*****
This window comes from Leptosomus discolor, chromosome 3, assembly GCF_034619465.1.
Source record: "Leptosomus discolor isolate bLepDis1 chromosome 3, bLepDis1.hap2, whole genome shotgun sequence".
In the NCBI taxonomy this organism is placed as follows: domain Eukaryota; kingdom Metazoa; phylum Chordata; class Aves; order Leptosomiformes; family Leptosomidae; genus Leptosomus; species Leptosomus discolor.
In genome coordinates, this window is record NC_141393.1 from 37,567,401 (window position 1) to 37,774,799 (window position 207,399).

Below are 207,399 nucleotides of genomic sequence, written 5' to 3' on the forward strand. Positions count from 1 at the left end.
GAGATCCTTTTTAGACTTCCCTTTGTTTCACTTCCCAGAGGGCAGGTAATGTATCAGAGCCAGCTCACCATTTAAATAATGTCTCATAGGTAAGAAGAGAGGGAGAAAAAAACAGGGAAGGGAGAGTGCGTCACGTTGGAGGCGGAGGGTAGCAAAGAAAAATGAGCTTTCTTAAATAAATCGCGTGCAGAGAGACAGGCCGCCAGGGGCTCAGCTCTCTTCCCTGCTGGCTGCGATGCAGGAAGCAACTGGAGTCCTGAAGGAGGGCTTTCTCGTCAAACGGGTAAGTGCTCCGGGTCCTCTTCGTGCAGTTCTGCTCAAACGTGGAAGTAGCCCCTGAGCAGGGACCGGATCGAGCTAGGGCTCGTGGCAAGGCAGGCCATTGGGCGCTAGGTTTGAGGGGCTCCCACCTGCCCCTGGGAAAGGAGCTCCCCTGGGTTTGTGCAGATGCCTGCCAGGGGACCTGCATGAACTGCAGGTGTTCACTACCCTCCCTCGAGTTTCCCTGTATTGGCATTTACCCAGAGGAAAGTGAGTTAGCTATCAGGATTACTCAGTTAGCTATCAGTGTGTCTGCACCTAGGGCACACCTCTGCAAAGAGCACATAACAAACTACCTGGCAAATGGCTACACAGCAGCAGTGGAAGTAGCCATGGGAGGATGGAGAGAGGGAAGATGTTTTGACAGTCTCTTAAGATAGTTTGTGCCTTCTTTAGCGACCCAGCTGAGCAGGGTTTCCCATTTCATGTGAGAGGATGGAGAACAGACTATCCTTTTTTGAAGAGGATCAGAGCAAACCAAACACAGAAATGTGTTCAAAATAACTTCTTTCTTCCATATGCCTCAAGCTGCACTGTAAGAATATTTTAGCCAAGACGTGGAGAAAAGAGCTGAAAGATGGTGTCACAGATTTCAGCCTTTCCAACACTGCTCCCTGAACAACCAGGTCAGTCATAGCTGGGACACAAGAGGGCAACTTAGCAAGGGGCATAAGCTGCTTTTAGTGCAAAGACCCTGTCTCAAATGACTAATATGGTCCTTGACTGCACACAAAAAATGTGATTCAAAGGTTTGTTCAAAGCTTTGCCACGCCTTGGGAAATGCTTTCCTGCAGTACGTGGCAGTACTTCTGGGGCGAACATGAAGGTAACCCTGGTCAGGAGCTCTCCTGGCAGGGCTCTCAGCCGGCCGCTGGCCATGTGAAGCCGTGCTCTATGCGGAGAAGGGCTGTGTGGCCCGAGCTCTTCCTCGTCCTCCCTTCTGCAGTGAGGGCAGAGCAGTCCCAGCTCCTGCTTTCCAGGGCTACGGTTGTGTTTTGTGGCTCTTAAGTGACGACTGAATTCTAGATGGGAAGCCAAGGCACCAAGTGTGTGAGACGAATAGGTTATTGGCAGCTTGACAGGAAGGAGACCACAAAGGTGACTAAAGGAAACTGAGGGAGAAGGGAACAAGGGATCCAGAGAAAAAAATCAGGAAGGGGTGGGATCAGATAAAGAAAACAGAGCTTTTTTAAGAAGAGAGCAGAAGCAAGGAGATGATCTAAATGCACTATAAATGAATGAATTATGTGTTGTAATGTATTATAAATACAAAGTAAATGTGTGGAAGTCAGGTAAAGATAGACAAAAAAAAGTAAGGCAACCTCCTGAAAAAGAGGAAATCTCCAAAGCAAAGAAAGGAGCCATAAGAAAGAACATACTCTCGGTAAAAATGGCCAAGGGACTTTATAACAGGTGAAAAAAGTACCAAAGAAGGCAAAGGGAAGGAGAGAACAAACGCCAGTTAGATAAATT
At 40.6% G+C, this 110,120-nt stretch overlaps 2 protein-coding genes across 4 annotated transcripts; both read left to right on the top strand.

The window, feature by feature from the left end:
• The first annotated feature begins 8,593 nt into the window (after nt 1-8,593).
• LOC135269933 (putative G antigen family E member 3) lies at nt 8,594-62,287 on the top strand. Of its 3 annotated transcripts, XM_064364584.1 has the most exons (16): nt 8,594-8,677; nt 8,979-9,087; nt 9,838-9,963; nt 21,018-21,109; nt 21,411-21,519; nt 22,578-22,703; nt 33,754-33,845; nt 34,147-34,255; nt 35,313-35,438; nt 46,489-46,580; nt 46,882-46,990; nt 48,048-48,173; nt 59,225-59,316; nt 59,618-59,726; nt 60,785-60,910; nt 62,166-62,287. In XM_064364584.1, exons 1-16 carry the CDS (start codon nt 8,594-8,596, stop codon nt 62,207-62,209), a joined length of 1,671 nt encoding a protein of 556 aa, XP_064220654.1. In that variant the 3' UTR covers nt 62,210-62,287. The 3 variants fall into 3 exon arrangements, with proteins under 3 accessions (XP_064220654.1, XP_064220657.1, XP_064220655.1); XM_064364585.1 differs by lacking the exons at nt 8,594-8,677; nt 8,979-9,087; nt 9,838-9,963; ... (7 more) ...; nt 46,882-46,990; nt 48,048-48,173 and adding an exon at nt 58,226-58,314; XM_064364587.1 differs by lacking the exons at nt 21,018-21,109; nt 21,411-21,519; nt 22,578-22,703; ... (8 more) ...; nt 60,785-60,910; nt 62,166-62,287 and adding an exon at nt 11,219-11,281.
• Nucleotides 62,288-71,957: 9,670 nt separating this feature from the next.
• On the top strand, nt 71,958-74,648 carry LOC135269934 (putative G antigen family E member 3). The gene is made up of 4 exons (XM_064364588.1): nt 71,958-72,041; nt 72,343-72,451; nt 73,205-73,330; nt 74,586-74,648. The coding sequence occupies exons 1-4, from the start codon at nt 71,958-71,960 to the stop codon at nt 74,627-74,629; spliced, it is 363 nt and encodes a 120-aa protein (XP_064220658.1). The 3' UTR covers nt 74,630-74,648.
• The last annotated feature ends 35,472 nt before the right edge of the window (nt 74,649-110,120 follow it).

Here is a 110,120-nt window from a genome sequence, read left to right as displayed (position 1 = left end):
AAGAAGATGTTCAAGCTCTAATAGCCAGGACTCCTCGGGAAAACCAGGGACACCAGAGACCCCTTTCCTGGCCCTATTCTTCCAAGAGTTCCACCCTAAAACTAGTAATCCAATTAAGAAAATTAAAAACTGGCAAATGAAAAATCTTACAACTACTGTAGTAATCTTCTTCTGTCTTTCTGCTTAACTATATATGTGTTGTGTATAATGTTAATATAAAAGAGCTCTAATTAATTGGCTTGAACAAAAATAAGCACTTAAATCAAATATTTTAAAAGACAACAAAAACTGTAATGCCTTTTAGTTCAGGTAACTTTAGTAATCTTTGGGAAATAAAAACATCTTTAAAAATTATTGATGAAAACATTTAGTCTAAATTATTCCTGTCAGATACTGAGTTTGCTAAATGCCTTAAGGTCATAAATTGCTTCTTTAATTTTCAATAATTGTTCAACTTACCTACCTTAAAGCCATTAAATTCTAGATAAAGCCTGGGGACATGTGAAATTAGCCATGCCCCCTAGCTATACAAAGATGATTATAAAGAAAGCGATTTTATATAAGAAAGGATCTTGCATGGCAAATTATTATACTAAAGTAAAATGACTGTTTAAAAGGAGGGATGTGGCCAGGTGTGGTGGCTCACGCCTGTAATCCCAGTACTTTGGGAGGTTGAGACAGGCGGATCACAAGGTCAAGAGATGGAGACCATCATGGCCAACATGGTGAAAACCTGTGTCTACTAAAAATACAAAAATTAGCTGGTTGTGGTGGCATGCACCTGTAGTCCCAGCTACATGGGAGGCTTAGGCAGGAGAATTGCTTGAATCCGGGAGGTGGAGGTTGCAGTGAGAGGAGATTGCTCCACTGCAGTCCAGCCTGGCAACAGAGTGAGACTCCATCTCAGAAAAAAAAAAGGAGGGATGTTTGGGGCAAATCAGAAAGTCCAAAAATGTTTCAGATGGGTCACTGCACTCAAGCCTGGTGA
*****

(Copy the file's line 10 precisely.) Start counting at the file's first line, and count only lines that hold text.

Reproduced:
• LOC135269933 (putative G antigen family E member 3) lies at nt 8,594-62,287 on the top strand. Of its 3 annotated transcripts, XM_064364584.1 has the most exons (16): nt 8,594-8,677; nt 8,979-9,087; nt 9,838-9,963; nt 21,018-21,109; nt 21,411-21,519; nt 22,578-22,703; nt 33,754-33,845; nt 34,147-34,255; nt 35,313-35,438; nt 46,489-46,580; nt 46,882-46,990; nt 48,048-48,173; nt 59,225-59,316; nt 59,618-59,726; nt 60,785-60,910; nt 62,166-62,287. In XM_064364584.1, exons 1-16 carry the CDS (start codon nt 8,594-8,596, stop codon nt 62,207-62,209), a joined length of 1,671 nt encoding a protein of 556 aa, XP_064220654.1. In that variant the 3' UTR covers nt 62,210-62,287. The 3 variants fall into 3 exon arrangements, with proteins under 3 accessions (XP_064220654.1, XP_064220657.1, XP_064220655.1); XM_064364585.1 differs by lacking the exons at nt 8,594-8,677; nt 8,979-9,087; nt 9,838-9,963; ... (7 more) ...; nt 46,882-46,990; nt 48,048-48,173 and adding an exon at nt 58,226-58,314; XM_064364587.1 differs by lacking the exons at nt 21,018-21,109; nt 21,411-21,519; nt 22,578-22,703; ... (8 more) ...; nt 60,785-60,910; nt 62,166-62,287 and adding an exon at nt 11,219-11,281.